The German Me 262 jet fighters, used primarily to attack USAAF heavy bomber formations in early 1945, were very vulnerable to fighter attacks during take-off and landing. The Allies had therefore adapted a strategy of having fighters patrol in the vicinity of Me262 bases, waiting for the return of the German jets from their missions. These ambushes soon proved highly effective, with the Luftwaffe losing many jets to the guns of the USAAF.
To counteract the mounting losses special units were formed, equipped with the Focke-Wulf 190 D-9 ("Dora Neun"), regarded by many as the Luftwaffe's finest piston-engined fighter of the war. Manned by experienced veterans of JG52 and JG54, they were tasked with providing top cover for the jets at their airfields at Munich, and Ainring near Salzburg.
In order to make these aircraft clearly discernable to the German anti-aircraft gunners, their undersides were painted red with white stripes, thus the legend of the "parrot wing" was born. One of this unit's elements was the so-called "strangler swarm" led by Lt. Heino Sachsenberg.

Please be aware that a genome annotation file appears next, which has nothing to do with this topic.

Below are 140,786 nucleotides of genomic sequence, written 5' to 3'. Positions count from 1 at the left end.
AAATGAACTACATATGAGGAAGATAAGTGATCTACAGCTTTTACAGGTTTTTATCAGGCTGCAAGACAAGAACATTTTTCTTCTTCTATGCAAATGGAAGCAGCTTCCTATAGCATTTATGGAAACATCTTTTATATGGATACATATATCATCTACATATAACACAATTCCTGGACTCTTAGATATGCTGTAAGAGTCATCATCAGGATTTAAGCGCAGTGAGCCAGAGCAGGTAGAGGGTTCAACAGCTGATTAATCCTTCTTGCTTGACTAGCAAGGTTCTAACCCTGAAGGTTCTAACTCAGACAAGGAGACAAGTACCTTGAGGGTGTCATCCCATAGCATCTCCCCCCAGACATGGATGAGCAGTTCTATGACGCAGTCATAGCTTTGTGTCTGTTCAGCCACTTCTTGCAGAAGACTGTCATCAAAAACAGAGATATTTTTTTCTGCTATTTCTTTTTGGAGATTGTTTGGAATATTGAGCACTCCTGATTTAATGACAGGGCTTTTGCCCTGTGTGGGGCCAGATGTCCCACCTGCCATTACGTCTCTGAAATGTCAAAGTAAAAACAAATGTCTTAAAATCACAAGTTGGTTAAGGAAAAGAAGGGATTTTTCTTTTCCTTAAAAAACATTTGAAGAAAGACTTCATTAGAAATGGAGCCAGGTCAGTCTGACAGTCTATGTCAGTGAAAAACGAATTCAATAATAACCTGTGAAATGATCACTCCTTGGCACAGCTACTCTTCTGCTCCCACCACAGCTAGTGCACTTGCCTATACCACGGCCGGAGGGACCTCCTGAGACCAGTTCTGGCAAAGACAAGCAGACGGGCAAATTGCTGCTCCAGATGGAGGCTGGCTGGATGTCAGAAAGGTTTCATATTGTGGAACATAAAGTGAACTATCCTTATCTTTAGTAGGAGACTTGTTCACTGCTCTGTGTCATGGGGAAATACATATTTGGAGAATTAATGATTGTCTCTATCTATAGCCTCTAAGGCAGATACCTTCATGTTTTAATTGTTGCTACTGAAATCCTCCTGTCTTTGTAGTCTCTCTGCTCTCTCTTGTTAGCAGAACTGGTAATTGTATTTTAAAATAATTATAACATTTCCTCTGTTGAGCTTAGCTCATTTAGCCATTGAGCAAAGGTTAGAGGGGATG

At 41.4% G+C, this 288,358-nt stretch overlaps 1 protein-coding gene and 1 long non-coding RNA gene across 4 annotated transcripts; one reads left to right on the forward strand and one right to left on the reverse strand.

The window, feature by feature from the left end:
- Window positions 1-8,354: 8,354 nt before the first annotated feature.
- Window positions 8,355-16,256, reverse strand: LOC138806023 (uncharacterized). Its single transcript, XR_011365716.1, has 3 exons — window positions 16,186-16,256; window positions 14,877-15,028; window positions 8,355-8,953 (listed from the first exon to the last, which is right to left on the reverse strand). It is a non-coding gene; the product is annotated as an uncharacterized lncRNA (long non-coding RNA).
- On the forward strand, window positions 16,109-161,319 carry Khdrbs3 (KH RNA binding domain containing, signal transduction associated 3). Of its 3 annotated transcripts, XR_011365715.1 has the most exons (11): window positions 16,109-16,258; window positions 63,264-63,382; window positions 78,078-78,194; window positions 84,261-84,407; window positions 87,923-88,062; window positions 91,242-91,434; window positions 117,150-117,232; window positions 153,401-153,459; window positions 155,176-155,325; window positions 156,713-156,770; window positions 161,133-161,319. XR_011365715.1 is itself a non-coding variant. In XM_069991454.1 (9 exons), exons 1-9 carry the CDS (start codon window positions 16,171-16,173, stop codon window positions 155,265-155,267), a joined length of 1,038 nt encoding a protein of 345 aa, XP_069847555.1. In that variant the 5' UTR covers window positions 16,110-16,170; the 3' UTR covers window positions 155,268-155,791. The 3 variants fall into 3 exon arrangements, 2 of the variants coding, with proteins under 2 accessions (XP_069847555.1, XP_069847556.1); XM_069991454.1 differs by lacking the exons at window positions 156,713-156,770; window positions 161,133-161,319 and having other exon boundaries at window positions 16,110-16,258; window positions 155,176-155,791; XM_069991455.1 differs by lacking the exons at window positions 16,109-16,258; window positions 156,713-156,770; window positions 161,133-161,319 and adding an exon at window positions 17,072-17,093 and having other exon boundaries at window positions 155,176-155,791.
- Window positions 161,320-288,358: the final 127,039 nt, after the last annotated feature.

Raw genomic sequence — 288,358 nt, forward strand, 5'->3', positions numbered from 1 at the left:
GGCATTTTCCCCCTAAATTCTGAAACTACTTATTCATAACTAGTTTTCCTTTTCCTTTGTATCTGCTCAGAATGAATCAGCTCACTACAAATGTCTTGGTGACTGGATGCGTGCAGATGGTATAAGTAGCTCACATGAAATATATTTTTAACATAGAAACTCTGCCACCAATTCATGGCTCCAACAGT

Here we see Sachsenberg in his Focke Wulf 190 Dora 9 "Rote 1" W.Nr. 600424, as he turns into P-51s over the airfield of Ainring in an attempt to protect the approaching jet fighters from the Mustangs' attack.Signatures:Main Edition
Willi RESCHKE - Fw190 Ace
Alfred AMBS - Me262 pilot
Ernest GIEFING - Me262 pilots
Robert WINKS - P-51 Mustang Ace
Clinton BURDICK - P-51 Mustang Ace
Gold Edition - all of the above plus
C.E. 'Bud' ANDERSON